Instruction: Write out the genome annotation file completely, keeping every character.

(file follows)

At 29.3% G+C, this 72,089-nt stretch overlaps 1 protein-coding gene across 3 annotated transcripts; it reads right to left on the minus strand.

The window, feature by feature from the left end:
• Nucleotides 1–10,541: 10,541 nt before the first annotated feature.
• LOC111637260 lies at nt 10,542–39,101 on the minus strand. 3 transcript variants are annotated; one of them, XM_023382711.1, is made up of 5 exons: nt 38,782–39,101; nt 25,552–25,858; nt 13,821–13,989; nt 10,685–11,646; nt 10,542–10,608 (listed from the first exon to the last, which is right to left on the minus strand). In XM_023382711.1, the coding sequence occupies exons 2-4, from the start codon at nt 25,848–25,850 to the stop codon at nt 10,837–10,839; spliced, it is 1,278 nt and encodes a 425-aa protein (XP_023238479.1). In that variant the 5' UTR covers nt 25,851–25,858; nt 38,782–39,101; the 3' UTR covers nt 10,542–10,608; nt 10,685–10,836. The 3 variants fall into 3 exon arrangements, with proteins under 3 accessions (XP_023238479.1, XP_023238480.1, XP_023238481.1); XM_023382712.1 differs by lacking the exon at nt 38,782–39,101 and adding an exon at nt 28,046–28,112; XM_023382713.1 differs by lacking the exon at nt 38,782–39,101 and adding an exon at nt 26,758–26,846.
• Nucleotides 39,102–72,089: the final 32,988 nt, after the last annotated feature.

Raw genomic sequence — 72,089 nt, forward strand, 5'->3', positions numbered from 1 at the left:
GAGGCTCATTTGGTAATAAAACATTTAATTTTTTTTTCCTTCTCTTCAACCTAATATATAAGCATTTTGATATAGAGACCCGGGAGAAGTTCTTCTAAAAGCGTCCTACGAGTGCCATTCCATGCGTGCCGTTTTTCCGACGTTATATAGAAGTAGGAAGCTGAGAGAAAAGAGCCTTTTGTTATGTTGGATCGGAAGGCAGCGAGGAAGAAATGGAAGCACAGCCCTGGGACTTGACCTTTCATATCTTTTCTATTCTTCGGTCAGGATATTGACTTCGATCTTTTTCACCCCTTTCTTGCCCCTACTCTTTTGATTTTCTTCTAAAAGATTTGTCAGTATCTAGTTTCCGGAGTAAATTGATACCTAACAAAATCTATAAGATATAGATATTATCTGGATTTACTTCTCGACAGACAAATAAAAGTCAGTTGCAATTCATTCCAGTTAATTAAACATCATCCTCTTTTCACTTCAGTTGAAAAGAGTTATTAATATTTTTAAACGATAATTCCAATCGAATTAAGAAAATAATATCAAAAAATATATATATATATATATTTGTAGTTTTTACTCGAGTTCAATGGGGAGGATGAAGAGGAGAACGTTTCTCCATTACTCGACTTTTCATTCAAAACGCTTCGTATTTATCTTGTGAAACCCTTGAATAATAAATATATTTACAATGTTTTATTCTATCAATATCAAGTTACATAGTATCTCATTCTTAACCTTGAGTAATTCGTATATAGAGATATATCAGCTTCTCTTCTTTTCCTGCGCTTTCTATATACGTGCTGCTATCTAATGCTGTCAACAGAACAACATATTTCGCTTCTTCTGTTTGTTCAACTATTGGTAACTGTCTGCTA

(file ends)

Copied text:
At 29.3% G+C, this 72,089-nt stretch overlaps 1 protein-coding gene across 3 annotated transcripts; it reads right to left on the minus strand.

The window, feature by feature from the left end:
• Nucleotides 1–10,541: 10,541 nt before the first annotated feature.
• LOC111637260 lies at nt 10,542–39,101 on the minus strand. 3 transcript variants are annotated; one of them, XM_023382711.1, is made up of 5 exons: nt 38,782–39,101; nt 25,552–25,858; nt 13,821–13,989; nt 10,685–11,646; nt 10,542–10,608 (listed from the first exon to the last, which is right to left on the minus strand). In XM_023382711.1, the coding sequence occupies exons 2-4, from the start codon at nt 25,848–25,850 to the stop codon at nt 10,837–10,839; spliced, it is 1,278 nt and encodes a 425-aa protein (XP_023238479.1). In that variant the 5' UTR covers nt 25,851–25,858; nt 38,782–39,101; the 3' UTR covers nt 10,542–10,608; nt 10,685–10,836. The 3 variants fall into 3 exon arrangements, with proteins under 3 accessions (XP_023238479.1, XP_023238480.1, XP_023238481.1); XM_023382712.1 differs by lacking the exon at nt 38,782–39,101 and adding an exon at nt 28,046–28,112; XM_023382713.1 differs by lacking the exon at nt 38,782–39,101 and adding an exon at nt 26,758–26,846.
• Nucleotides 39,102–72,089: the final 32,988 nt, after the last annotated feature.

Raw genomic sequence — 72,089 nt, forward strand, 5'->3', positions numbered from 1 at the left:
GAGGCTCATTTGGTAATAAAACATTTAATTTTTTTTTCCTTCTCTTCAACCTAATATATAAGCATTTTGATATAGAGACCCGGGAGAAGTTCTTCTAAAAGCGTCCTACGAGTGCCATTCCATGCGTGCCGTTTTTCCGACGTTATATAGAAGTAGGAAGCTGAGAGAAAAGAGCCTTTTGTTATGTTGGATCGGAAGGCAGCGAGGAAGAAATGGAAGCACAGCCCTGGGACTTGACCTTTCATATCTTTTCTATTCTTCGGTCAGGATATTGACTTCGATCTTTTTCACCCCTTTCTTGCCCCTACTCTTTTGATTTTCTTCTAAAAGATTTGTCAGTATCTAGTTTCCGGAGTAAATTGATACCTAACAAAATCTATAAGATATAGATATTATCTGGATTTACTTCTCGACAGACAAATAAAAGTCAGTTGCAATTCATTCCAGTTAATTAAACATCATCCTCTTTTCACTTCAGTTGAAAAGAGTTATTAATATTTTTAAACGATAATTCCAATCGAATTAAGAAAATAATATCAAAAAATATATATATATATATATTTGTAGTTTTTACTCGAGTTCAATGGGGAGGATGAAGAGGAGAACGTTTCTCCATTACTCGACTTTTCATTCAAAACGCTTCGTATTTATCTTGTGAAACCCTTGAATAATAAATATATTTACAATGTTTTATTCTATCAATATCAAGTTACATAGTATCTCATTCTTAACCTTGAGTAATTCGTATATAGAGATATATCAGCTTCTCTTCTTTTCCTGCGCTTTCTATATACGTGCTGCTATCTAATGCTGTCAACAGAACAACATATTTCGCTTCTTCTGTTTGTTCAACTATTGGTAACTGTCTGCTA